It has been possible to find decent food in London’s pubs for centuries. In 1815 The Epicure’s Almanack was published which was basically London’s first ever good food guide. Written by Ralph Raylance the guide featured over 650 eateries of which many were inns. Many of these inns are still around today but their modern-day name is a pub. London has a history of serving fine food in its pubs and it continues today. The one major difference has been the emergence of the “gastropub”.
This term was first used in 1991 when the Eagle pub in Clerkenwell was taken over by David Eyre and Mike Belben. They produced a restaurant within the pub. Traditionally pubs had always served food, but their reputation was that they produced cold or very basic dishes. When searching for good quality food in London’s pubs it is possible to differentiate between the traditional pub food and the more modern “gastropubs”.
Ye Olde Cheshire Cheese is a grade II listed public house that has been around since 1666 when it was rebuilt after the great fire. It is located in Fleet Street. Despite its rich history it is relatively cheap to drink and eat in the pub. It has a traditional menu and the favourite dishes include the Steak and Kidney pudding and the Curry-Lovers pie. This pub, that is mentioned in Charles Dickens “Tale of Two Cities”, is still going strong today.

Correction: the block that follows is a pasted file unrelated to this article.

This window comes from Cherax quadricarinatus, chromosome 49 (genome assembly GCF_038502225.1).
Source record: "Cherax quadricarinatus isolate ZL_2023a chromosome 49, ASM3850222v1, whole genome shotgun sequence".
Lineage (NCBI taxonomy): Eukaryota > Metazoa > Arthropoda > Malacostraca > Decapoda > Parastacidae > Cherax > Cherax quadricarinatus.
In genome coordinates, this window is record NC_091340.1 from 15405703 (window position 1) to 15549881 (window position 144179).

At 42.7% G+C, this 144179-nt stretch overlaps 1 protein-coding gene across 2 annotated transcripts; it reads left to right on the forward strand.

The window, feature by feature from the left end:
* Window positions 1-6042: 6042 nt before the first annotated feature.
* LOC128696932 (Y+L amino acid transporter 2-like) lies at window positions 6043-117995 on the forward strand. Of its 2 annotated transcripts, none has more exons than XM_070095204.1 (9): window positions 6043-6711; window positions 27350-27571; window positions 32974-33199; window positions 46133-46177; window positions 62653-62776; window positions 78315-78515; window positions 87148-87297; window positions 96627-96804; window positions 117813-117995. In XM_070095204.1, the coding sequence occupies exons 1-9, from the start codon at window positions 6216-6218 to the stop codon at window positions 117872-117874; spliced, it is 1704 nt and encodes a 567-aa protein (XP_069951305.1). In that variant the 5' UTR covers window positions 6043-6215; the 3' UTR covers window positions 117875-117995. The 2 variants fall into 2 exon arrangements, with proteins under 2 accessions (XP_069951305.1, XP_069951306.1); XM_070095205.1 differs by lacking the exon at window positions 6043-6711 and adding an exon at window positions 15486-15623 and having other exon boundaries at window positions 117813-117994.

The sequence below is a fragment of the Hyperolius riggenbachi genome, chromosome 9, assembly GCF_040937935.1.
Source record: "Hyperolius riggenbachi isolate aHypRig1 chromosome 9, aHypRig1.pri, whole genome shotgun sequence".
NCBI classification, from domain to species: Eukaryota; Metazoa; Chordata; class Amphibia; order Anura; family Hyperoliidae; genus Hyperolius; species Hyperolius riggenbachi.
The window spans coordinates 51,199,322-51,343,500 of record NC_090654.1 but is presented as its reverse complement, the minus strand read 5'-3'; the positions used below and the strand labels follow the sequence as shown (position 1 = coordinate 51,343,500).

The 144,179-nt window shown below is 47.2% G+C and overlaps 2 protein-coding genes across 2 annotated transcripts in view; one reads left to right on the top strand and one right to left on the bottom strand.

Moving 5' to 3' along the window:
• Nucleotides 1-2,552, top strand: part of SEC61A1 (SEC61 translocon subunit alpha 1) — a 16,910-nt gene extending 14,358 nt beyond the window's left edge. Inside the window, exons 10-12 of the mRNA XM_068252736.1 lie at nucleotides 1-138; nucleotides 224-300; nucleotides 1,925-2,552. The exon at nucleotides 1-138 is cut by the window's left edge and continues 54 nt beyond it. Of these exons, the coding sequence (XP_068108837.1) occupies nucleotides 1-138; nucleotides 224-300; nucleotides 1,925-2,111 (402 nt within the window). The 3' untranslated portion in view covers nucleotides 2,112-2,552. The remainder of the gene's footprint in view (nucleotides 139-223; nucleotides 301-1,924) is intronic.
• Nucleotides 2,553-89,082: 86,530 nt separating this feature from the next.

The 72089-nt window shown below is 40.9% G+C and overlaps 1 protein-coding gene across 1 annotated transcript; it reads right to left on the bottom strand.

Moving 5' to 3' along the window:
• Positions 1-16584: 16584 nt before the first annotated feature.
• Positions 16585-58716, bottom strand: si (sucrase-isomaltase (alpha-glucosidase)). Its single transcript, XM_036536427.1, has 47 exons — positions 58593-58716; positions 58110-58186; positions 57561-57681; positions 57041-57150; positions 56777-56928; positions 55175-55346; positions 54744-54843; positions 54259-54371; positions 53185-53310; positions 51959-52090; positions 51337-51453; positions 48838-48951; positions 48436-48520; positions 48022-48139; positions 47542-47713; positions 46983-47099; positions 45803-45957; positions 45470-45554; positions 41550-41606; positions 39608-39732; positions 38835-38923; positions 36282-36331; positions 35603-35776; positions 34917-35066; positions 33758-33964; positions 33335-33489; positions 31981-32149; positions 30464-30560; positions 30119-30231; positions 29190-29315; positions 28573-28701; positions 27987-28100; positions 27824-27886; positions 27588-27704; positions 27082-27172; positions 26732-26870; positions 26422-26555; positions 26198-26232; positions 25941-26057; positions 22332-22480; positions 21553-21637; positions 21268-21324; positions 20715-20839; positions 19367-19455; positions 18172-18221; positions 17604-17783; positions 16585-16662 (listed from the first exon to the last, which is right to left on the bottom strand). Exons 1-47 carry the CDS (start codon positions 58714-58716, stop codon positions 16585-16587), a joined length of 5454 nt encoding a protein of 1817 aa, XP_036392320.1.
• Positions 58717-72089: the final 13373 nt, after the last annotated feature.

The Anglesea Arms is located in Shepherds Bush, and this Victorian building has a separate dining area from the rest of the pub. The in-house chef Phil Harrison oversees the menu in this typical neighbourhood pub. Dishes that are included on the menu have a special feel and are not ones that would be normally associated with pub food. Juniper and gin-cured trout with a warm crumpet, and scrambled duck eggs served with charred sourdough and shaved Piedmont black truffles are two good examples of the food that can be found in this busy West London pub.
Close to the Old Vic and New Vic theatres in Southwark is the Anchor and Hope pub. Despite the pub only being opened for ten years they have kept the pub atmosphere with the low lighting. What really sets the pub apart is the standard of the food. Game favourites, such as venison and rabbit are both served, but there is a modern twist with dishes like the beetroot and goat’s curd salad. There are traditional desserts, such as the Bakewell tart with a heavy-duty clotted cream.
One of the most famous gastro bubs in London is The Cow situated in Notting Hill. Its cliental have included Tom Cruise and David Beckham, and owner Tom Conran was one of the pioneers of “gastropubs”. The top end restaurant is located upstairs and specialises in seafood dishes with large seafood platters and fish stews. It is also possible to order a decent beef roast on a Sunday. It is a pricey menu but those looking for greater value can actually eat in the rather cramped downstairs bar tasting the cheaper menu.
London’s pubs offer great opportunities for diners to be fed a great meal. There is a wide range of choice and the pub scene is quick to adopt any new changes in the food industry. The impression of pub food only being good for a ploughman’s does not apply in the capital, although if a diner searches hard enough they will unearth a delicious version of the dish.